“God did not appoint us to suffer wrath but to receive salvation through our Lord Jesus Christ” (I Thess. 5:9). Paul was saying expressly that our appointment is to be caught up to be with Christ; the appointment of the world is for the day of the Lord, the day of wrath. One cannot keep both appointments. We make our appointment for salvation and the rapture when we trust Jesus Christ as our Savior from sin. Certainly after the church is raptured, some in the tribulation will turn to Christ, and Revelation 7:9-10 states that there will be an innumerable company of martyrs. Many will be saved after the church has gone to heaven, but they will experience the awfulness of that period. As the wrath of God is poured upon the earth, it will involve them too”. 1 & 2 Thessalonians, by John F. Walvoord and Mark Hitchcock, pgs. 94-95.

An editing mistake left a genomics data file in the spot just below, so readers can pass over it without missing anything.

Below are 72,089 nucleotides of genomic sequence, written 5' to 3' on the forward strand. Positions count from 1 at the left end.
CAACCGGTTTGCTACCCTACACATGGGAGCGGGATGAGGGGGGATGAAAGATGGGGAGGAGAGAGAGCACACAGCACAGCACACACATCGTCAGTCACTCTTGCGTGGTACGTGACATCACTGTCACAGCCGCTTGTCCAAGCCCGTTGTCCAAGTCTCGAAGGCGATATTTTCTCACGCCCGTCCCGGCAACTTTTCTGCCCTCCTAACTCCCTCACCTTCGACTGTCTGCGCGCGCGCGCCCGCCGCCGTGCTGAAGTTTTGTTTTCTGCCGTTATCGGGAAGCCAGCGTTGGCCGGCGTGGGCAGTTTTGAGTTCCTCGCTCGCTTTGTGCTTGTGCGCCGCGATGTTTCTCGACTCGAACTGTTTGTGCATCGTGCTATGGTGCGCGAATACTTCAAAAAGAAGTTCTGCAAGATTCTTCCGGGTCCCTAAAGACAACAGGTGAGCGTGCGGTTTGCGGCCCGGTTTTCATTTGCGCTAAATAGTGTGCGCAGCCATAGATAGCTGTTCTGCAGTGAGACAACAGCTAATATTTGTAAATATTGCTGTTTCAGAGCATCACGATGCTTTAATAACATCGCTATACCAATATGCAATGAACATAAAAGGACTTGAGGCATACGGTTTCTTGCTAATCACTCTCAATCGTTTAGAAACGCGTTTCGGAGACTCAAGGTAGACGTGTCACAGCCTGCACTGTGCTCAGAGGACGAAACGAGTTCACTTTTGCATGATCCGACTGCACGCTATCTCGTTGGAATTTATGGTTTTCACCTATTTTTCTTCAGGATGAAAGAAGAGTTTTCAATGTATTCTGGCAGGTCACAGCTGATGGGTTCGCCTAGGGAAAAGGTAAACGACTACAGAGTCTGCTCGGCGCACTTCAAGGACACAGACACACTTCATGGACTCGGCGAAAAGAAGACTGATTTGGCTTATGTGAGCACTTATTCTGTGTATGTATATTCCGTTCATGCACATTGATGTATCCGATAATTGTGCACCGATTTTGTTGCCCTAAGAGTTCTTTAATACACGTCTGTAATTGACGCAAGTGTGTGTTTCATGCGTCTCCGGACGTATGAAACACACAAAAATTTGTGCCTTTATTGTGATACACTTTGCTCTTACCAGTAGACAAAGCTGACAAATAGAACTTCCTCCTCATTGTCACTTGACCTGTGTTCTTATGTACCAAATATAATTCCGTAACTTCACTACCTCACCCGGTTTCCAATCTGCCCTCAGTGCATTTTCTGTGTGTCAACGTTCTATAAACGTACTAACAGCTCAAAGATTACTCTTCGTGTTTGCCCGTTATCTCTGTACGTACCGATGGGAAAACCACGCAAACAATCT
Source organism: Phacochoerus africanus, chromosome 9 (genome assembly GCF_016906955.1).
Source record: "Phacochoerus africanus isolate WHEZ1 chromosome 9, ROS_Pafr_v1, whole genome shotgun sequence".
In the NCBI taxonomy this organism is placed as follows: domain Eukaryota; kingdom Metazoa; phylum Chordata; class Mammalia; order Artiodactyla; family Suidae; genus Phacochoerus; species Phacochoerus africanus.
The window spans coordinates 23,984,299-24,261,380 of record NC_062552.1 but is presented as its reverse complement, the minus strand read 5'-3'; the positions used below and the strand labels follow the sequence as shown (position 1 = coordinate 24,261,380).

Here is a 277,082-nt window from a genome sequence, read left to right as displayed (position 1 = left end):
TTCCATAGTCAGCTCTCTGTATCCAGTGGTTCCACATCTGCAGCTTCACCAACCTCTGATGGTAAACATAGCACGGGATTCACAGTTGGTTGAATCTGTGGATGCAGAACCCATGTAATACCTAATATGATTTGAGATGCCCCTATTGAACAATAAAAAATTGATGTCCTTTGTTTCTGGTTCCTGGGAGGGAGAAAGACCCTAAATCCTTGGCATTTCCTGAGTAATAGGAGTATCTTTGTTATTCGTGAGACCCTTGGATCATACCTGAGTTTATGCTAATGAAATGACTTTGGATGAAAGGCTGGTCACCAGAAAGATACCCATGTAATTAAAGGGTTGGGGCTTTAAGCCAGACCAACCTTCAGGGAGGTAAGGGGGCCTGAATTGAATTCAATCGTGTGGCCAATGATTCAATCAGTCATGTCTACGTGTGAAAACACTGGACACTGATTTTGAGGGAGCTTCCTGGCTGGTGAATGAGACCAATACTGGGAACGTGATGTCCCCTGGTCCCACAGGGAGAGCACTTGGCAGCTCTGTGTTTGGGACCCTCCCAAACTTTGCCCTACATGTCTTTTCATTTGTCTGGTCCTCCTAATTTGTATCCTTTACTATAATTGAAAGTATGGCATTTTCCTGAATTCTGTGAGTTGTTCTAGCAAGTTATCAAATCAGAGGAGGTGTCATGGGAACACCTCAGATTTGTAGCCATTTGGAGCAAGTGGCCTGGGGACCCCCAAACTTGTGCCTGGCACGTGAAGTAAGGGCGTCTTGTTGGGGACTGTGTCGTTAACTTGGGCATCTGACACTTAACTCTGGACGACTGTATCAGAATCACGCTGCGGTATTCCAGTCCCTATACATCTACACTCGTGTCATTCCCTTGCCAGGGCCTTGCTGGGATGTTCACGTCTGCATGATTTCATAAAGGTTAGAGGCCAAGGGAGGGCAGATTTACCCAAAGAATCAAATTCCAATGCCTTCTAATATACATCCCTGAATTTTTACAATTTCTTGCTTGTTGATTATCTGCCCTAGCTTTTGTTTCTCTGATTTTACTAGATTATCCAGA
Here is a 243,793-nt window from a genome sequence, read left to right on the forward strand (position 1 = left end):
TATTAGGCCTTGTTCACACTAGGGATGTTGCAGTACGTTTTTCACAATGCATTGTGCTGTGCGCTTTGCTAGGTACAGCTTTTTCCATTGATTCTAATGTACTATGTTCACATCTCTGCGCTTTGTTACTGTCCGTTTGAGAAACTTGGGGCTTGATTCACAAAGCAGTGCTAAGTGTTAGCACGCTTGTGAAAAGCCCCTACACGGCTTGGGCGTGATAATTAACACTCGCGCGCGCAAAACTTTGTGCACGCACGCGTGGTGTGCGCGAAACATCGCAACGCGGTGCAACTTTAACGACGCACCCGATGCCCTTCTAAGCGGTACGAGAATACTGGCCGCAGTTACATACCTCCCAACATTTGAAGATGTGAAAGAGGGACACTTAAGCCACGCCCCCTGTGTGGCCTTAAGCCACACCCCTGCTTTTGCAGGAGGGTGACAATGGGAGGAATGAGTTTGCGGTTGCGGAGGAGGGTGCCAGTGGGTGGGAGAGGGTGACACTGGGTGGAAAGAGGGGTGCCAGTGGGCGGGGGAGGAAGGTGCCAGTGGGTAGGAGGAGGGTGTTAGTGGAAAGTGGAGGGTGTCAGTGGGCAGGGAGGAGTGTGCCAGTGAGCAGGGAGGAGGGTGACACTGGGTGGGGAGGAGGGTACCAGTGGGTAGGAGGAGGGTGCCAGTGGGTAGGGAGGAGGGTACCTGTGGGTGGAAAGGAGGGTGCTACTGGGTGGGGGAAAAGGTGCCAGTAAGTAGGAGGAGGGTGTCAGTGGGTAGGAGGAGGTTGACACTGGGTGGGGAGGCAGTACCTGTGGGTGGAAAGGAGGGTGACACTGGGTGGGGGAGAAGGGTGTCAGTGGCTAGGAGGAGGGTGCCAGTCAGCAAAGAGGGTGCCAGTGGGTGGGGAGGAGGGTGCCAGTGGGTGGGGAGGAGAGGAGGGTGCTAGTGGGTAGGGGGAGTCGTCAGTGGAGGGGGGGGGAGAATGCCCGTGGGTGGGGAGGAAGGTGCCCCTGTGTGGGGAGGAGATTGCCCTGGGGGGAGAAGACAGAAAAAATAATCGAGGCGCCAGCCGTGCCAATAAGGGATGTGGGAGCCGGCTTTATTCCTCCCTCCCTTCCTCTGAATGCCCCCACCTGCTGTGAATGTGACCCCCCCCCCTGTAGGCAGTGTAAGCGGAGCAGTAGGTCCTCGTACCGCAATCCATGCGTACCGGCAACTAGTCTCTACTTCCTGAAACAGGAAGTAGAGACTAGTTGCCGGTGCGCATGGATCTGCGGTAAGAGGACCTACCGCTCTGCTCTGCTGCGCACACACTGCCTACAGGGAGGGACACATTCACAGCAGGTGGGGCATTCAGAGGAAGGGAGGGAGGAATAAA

The Last Twenty Years

“In the last twenty years, Israel has continued to occupy the center of the stage in the Middle East, and the importance of contemporary events relating to fulfillment of the prophecy has become increasingly more apparent. If the current events indicate that the end of the age is approaching, the question as to whether the church is to be raptured before end-time events are fulfilled becomes more important that ever.” The Rapture Question, by John F. Walvoord, pg. 7.